Al Mandel used to say “the step after ubiquity is invisibility” and man was he right about that. Above you’ll see a chart from the Google Computers and Electronics Index, which shows the ranking of queries using words like “Windows, Apple, HP, xBox, iPad” — you get the picture. The actual terms have changed a bit since the index started in 2004 as products and companies have come and gone, but my point here is the general decline.

Just as Al predicted, as technology has become more vital to our lives we’ve paradoxically become less interested, or at least do less reaching out. Maybe this is because technologies become easier to use over time or we have more local knowledge (our kids and co-workers helping us do things we might have had to search on before).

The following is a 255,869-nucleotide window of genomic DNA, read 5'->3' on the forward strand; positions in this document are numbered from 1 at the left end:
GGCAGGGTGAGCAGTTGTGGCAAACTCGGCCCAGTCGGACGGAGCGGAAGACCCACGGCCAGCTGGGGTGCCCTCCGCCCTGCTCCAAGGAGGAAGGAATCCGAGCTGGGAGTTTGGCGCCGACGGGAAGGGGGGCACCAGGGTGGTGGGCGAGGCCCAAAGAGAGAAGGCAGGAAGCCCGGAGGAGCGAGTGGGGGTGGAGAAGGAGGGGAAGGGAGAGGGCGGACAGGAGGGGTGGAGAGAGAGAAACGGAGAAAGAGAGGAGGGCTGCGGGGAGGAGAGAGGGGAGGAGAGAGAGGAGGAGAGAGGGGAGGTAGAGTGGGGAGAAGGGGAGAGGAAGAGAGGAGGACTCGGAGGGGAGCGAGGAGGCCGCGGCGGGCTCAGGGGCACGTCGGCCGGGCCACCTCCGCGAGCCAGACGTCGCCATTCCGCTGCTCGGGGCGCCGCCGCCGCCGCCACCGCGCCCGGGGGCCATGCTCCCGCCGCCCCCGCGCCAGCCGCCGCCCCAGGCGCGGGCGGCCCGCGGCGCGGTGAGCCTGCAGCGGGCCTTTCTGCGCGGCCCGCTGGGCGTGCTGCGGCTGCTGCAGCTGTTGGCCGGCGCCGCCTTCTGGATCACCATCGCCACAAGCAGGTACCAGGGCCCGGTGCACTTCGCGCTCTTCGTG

Whatever the reason, I think it is mirrored in the decline of specialist technology publications. What happened to BYTE Magazine? Actually the last editor of BYTE, my friend Rafe Needleman, is the new editor of Make Magazine (there were a number of steps in between for Rafe) so maybe there are technology search upticks like 3D printing and Raspberry Pi computers just as we yawn over Windows 10 or iOS 9.

Where it was once enough to be a user, maybe the geeks among us now need to be masters. It’s an ironic return not to the PC glory days of the 90s, but to the PC experimenter days of the 70s. Or so it seems. Whatever the reason, we’re certainly more blasé than we used to be about this stuff that has come to absolutely control our lives.

Weird, eh?